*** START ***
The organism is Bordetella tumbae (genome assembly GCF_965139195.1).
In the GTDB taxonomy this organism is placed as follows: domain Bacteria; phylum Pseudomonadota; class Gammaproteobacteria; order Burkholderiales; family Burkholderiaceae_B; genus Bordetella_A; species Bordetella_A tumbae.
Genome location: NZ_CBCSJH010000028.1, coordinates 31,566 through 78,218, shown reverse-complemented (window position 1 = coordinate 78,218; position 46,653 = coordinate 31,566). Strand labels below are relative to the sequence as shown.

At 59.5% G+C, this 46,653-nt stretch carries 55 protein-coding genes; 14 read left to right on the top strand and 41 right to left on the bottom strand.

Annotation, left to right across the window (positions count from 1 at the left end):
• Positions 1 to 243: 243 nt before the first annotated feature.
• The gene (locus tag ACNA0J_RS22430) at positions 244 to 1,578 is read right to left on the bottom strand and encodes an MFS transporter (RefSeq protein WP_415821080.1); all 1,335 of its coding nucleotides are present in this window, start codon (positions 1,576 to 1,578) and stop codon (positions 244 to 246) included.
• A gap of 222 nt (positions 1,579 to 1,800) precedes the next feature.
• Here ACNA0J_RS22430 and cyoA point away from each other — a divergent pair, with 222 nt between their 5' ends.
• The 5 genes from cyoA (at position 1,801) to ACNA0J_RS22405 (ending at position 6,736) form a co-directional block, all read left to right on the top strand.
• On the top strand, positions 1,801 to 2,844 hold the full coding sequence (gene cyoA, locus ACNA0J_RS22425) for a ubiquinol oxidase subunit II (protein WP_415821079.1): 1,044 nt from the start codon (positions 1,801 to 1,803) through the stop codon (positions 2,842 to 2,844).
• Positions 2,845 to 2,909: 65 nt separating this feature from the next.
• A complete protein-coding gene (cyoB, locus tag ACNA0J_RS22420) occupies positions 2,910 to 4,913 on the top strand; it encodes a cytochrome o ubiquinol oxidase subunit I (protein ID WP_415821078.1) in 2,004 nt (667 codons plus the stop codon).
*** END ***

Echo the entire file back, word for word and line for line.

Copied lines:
The organism is Bordetella tumbae (genome assembly GCF_965139195.1).
In the GTDB taxonomy this organism is placed as follows: domain Bacteria; phylum Pseudomonadota; class Gammaproteobacteria; order Burkholderiales; family Burkholderiaceae_B; genus Bordetella_A; species Bordetella_A tumbae.
Genome location: NZ_CBCSJH010000028.1, coordinates 31,566 through 78,218, shown reverse-complemented (window position 1 = coordinate 78,218; position 46,653 = coordinate 31,566). Strand labels below are relative to the sequence as shown.

At 59.5% G+C, this 46,653-nt stretch carries 55 protein-coding genes; 14 read left to right on the top strand and 41 right to left on the bottom strand.

Annotation, left to right across the window (positions count from 1 at the left end):
• Positions 1 to 243: 243 nt before the first annotated feature.
• The gene (locus tag ACNA0J_RS22430) at positions 244 to 1,578 is read right to left on the bottom strand and encodes an MFS transporter (RefSeq protein WP_415821080.1); all 1,335 of its coding nucleotides are present in this window, start codon (positions 1,576 to 1,578) and stop codon (positions 244 to 246) included.
• A gap of 222 nt (positions 1,579 to 1,800) precedes the next feature.
• Here ACNA0J_RS22430 and cyoA point away from each other — a divergent pair, with 222 nt between their 5' ends.
• The 5 genes from cyoA (at position 1,801) to ACNA0J_RS22405 (ending at position 6,736) form a co-directional block, all read left to right on the top strand.
• On the top strand, positions 1,801 to 2,844 hold the full coding sequence (gene cyoA, locus ACNA0J_RS22425) for a ubiquinol oxidase subunit II (protein WP_415821079.1): 1,044 nt from the start codon (positions 1,801 to 1,803) through the stop codon (positions 2,842 to 2,844).
• Positions 2,845 to 2,909: 65 nt separating this feature from the next.
• A complete protein-coding gene (cyoB, locus tag ACNA0J_RS22420) occupies positions 2,910 to 4,913 on the top strand; it encodes a cytochrome o ubiquinol oxidase subunit I (protein ID WP_415821078.1) in 2,004 nt (667 codons plus the stop codon).